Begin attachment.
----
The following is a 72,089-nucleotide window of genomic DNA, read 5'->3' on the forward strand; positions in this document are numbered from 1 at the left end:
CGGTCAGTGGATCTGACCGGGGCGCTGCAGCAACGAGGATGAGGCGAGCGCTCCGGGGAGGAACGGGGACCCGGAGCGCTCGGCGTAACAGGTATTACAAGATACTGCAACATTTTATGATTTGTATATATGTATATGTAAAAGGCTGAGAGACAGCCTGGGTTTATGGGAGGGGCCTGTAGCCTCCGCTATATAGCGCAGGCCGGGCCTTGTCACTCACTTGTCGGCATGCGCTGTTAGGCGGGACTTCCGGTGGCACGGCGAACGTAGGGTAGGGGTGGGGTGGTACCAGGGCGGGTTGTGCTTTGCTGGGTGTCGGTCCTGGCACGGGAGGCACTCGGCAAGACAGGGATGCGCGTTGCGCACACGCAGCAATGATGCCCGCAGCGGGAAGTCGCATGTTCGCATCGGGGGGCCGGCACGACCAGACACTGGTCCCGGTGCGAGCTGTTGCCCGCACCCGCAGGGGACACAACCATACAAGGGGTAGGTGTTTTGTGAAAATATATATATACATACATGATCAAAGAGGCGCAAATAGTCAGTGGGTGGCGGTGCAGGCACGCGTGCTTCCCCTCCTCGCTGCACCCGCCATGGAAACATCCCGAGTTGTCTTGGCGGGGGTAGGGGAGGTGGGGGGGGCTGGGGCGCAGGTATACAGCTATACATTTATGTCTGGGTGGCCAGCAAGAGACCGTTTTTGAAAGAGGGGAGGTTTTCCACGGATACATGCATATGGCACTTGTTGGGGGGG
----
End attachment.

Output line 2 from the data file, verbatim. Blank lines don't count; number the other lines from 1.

CGGTCAGTGGATCTGACCGGGGCGCTGCAGCAACGAGGATGAGGCGAGCGCTCCGGGGAGGAACGGGGACCCGGAGCGCTCGGCGTAACAGGTATTACAAGATACTGCAACATTTTATGATTTGTATATATGTATATGTAAAAGGCTGAGAGACAGCCTGGGTTTATGGGAGGGGCCTGTAGCCTCCGCTATATAGCGCAGGCCGGGCCTTGTCACTCACTTGTCGGCATGCGCTGTTAGGCGGGACTTCCGGTGGCACGGCGAACGTAGGGTAGGGGTGGGGTGGTACCAGGGCGGGTTGTGCTTTGCTGGGTGTCGGTCCTGGCACGGGAGGCACTCGGCAAGACAGGGATGCGCGTTGCGCACACGCAGCAATGATGCCCGCAGCGGGAAGTCGCATGTTCGCATCGGGGGGCCGGCACGACCAGACACTGGTCCCGGTGCGAGCTGTTGCCCGCACCCGCAGGGGACACAACCATACAAGGGGTAGGTGTTTTGTGAAAATATATATATACATACATGATCAAAGAGGCGCAAATAGTCAGTGGGTGGCGGTGCAGGCACGCGTGCTTCCCCTCCTCGCTGCACCCGCCATGGAAACATCCCGAGTTGTCTTGGCGGGGGTAGGGGAGGTGGGGGGGGCTGGGGCGCAGGTATACAGCTATACATTTATGTCTGGGTGGCCAGCAAGAGACCGTTTTTGAAAGAGGGGAGGTTTTCCACGGATACATGCATATGGCACTTGTTGGGGGGG